We are urged to consider the potentially corrosive effects of fake (or supposedly fake) news on the minds of those who consume it, especially the young (“Think of the children!”). The problem, of course, is that the moment the internet became a constant, ever-present aspect of our lives, the possibility of controlling what people see, read or hear became ever more remote. It is possible to block websites; it is possible, in certain circumstances, to forcibly shut them down. This, however, usually just proves to be an endless, dispiriting game of whack-a-mole: no sooner has a site been blocked or shut down than a new one springs up to take its place. Even if we could control what people are exposed to, would this really help in the long term? Banning things has rarely worked particularly well: that which is banned acquires mystique and allure, and human ingenuity – especially when it comes to getting that which we desire – is often astonishing in its capacity to overcome obstacles and outwit authorities.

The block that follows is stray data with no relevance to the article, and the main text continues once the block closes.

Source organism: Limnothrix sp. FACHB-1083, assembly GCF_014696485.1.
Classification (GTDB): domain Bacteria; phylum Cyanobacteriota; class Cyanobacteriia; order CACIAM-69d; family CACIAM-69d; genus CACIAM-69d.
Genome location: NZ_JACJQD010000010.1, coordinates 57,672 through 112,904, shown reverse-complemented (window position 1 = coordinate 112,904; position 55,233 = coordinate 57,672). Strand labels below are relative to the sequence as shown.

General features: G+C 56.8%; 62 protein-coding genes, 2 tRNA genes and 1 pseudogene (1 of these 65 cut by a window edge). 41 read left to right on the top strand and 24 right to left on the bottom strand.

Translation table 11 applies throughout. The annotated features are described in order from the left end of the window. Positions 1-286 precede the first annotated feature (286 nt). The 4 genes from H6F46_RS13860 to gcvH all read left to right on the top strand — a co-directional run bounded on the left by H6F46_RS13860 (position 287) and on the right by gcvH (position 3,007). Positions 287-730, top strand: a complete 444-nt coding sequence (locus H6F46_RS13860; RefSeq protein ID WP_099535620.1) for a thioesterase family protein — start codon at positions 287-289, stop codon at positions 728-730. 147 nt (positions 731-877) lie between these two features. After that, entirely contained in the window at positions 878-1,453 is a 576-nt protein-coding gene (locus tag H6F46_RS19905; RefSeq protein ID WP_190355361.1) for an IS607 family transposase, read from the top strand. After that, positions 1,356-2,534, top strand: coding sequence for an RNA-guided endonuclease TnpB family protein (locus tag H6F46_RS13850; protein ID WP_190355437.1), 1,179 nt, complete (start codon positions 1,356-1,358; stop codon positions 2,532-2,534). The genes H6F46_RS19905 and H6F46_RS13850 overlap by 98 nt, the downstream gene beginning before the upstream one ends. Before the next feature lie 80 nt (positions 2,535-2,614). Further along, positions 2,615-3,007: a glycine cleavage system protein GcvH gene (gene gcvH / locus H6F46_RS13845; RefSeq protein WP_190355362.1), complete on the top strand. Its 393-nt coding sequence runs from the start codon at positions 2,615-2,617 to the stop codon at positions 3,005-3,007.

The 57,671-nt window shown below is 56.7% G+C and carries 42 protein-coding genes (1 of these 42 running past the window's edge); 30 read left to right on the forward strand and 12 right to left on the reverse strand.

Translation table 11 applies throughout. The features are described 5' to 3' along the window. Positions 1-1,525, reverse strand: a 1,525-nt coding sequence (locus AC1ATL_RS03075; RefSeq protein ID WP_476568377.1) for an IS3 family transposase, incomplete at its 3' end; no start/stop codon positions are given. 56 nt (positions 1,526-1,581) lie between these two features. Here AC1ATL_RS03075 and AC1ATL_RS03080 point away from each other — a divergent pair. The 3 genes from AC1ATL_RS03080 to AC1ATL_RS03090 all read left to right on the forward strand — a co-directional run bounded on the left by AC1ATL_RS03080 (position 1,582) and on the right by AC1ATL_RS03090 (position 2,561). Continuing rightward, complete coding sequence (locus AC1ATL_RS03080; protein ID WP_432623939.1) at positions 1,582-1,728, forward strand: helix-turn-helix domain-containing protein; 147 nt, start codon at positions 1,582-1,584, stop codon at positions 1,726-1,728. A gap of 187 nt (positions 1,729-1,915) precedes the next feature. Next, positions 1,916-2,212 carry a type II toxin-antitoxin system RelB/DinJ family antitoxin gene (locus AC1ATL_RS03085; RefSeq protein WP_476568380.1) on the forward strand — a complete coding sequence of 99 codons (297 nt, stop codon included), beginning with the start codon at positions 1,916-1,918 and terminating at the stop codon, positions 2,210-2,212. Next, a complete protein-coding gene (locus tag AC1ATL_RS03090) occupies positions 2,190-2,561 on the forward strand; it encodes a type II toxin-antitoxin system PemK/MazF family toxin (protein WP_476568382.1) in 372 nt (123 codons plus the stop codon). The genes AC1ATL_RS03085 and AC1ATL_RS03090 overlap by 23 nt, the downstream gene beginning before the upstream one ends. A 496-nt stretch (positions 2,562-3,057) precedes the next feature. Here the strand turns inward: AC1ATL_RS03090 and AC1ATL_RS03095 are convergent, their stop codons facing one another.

My greatest concern, I suppose, is that any attempt to contain or suppress fake news runs the risk of turning into an assault on free speech. I’ve already heard the label “fake news” being applied not only to obviously false internet memes – such as the story that once popped up on my Facebook feed assuring me that a massive comet was on a direct collision course with Earth – but to opinions. Some of these opinions may be nauseating, but they are nevertheless opinions, of the sort to which we are all supposed to be entitled.
To the best of my knowledge, no culture or society has ever thrived by becoming ossified, by shutting out or refusing to consider different ideas, however alarming they may at first appear. Most modern westerners, I think, almost instinctively believe that slavery is morally wrong. Just a few centuries ago, it was widely considered a natural, almost inevitable aspect of human life. It took years, and considerable pressure – most of it exerted by people who were at first considered to be crackpots – to change that. (I’m not comparing anyone in the present situation to heroic anti-slavery campaigners, by the way; I’m making a general point.)